x Abu Dhabi, UAESunday 23 July 2017

Little Bakari Kone can have a big impact at Ajman

The Ivorian may be small in stature but his ability to both score and create goals could save the club from relegation, says Ian Hawkey.

Bakari Kone, right, made an instant impact on debut for Ajman, helping the club end an 11-match winless streak, against Al Jazira last week.
Bakari Kone, right, made an instant impact on debut for Ajman, helping the club end an 11-match winless streak, against Al Jazira last week.

Football has two famous “Baky” Kones, both of them hugely popular in west Africa, so when the news broke that Ajman had swooped for one late in the winter transfer window, a quick check on which of the players they had signed was necessary.

Had they recruited Bakary Kone, the imposing central defender who helped inspire Burkina Faso to the final of last year’s Africa Cup of Nations, to shore up a defence that has conceded, on average, close to two goals per game in the Arabian Gulf League this season? Or had they snared the more celebrated, more exciting Bakari Kone, to give them verve and punch up front?

It is the latter, of course, the more senior and … well, much the smaller of the talented Baky Kones. The Ivorian will always be the player whose physical size is remarked on. Many more times than he would care to remember, he has heard himself referred to as a “pocket striker”. But almost as many have been the references to his big-heartedness and his vital role in the dressing rooms of the clubs for whom he has played. Ajman have taken on a 1.67-metre (5ft 4ins) forward with a potentially weighty influence on their efforts to move clear of the threat of relegation.

Kone has pedigree, an early education in the game that ranks among the best of his generation of footballers. He became a professional via the ASEC Mimosas academy in Abidjan, principal city of his native Ivory Coast, part of an intake that produced an almost unique concentration of successful modern players, and the majority of the group who would become known as that country’s golden generation. He was brought to ASEC, having been spotted as a child playing on rough grounds in local tournaments, answering to the nickname “Pele”. As Jean-Marc Guillou, who ran the ASEC academy at the time, remembers, he showed outstanding technique, liveliness and intelligence.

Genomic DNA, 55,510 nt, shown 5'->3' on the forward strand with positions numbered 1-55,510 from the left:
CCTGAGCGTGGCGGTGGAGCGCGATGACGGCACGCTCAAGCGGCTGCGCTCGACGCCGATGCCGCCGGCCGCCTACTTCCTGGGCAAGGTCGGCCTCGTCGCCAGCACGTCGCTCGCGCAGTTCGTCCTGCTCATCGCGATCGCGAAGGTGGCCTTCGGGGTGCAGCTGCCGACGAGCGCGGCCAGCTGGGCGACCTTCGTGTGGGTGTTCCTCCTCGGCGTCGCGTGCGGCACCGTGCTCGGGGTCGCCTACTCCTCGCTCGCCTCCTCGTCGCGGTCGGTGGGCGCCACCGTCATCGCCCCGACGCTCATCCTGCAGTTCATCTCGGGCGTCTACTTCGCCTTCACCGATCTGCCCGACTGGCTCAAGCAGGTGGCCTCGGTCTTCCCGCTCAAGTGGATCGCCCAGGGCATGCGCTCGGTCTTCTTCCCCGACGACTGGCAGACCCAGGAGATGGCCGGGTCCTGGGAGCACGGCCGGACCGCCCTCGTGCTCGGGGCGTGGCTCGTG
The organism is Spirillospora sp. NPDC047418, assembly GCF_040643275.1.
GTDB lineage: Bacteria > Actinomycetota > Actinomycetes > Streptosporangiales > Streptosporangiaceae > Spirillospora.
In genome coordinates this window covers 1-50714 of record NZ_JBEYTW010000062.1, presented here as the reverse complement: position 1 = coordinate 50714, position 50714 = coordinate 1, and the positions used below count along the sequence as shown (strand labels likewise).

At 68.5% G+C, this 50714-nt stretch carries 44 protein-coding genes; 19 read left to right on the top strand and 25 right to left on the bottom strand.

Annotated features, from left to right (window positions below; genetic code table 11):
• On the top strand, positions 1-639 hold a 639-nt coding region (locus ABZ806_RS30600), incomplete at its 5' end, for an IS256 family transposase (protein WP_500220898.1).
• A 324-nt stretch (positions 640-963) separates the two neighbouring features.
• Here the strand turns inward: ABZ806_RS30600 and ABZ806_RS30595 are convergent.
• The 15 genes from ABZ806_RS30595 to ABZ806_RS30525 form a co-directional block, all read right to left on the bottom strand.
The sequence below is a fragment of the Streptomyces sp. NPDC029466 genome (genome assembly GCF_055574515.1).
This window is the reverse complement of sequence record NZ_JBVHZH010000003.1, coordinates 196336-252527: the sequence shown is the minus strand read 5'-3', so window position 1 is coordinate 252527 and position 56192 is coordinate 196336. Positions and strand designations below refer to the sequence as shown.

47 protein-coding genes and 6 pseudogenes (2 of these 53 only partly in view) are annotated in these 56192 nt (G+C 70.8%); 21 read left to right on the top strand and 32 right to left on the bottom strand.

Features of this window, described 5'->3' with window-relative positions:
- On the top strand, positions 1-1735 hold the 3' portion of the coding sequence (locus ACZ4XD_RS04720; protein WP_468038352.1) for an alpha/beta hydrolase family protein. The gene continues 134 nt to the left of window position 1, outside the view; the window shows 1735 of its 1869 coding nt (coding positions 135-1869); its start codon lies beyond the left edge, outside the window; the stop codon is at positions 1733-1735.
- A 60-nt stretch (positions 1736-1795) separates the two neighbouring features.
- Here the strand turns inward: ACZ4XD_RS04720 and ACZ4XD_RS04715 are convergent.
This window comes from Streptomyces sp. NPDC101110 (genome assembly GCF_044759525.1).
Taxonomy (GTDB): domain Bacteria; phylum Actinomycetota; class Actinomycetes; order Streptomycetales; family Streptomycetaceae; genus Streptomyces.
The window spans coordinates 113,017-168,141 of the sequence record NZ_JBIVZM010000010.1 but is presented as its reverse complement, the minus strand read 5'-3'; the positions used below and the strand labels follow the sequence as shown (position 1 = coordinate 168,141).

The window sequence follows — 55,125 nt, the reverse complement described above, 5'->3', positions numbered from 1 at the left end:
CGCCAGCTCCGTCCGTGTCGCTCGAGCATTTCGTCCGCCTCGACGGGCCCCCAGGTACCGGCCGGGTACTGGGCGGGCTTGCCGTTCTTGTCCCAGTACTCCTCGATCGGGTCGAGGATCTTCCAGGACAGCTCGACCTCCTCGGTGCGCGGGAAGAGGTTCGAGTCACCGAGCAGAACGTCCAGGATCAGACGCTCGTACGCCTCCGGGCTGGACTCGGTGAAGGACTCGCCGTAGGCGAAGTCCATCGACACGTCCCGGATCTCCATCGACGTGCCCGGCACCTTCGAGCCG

At the academy, where his classmates included Kolo Toure, now at Liverpool, Siaka Tiene, later of Paris Saint-Germain, and Didier Zokora, who went on to play for Tottenham Hotspur and Sevilla, among others, Kone was a popular student, confident in the classroom as well as on the training ground. He was part of a senior ASEC squad of dazzling precociousness who won national titles and the 1999 African Super Cup in a memorable match against Tunisia’s Esperance.

Roger Ouegnin, the club chairman, said ASEC had no choice but to field kids because, of the side who had won the Champions Cup a few months before, almost all the players had transferred, mostly to Europe. Ouegnin said: “The Esperance players looked at the kids and laughed before the game and I was thinking how small a little guy like Baky Kone must have looked to them. It really was men against boys.”

Yet little Baky and the boys won.

For many in that ASEC side, the win accelerated their joining the transfer cavalcade direct to Europe, but not for the skilful, quick, intuitive striker. Scouts frequently judged him too small to thrive in Europe’s muscular top leagues. So he moved to Qatar’s Al Ittihad, immediately scored goals at a good ratio and impressed the French coach Christian Gourcuff, who was working there. Gourcuff thought Kone easily tough enough for Europe, and took him with him to his next coaching job, with France’s Lorient where, in his second season in Ligue 2, Kone was the division’s highest scorer.

Kone had by then won the first of what would become more than 40 caps for his national team. Given the abundance of talented strikers available to Ivory Coast over the past decade – from Didier Drogba to Gervinho, plus the Kalou brothers, Bonaventure and Salomon, and Aruna Dindane – that is a substantial total. He was often Drogba’s preferred foil, Kone’s guile complementing the former Chelsea man’s power.

Kone scored the second of his nine international goals at the 2006 World Cup, in a 2-1 defeat by the Netherlands. When he was left out of the squad for the 2010 tournament, having made the shortlist, it had a profound effect on his colleagues, among whom he is popular and admired.

His club career hit its peak in France. From Lorient he joined top-flight Nice, where his reputation soared. Marseille pushed hard for his signature, which they secured after a long wrestle with Nice, for close to €10 million (Dh49.8m). He spent two years at Marseille, contributing to their Ligue 1 triumph in 2010, after which he returned to Qatar. He was named Player of the Season in the Stars League in his first season back in the Gulf, having scored more than a goal every two games for Lekhwiya, with whom he immediately won the Qatar league title.

At 32, he will try out a fourth league. His compatriot, Boris Kabi, encouraged Kone to join him at Ajman. Like every Ivorian, Kabi knows the little guy has the capacity to leave a sizeable imprint.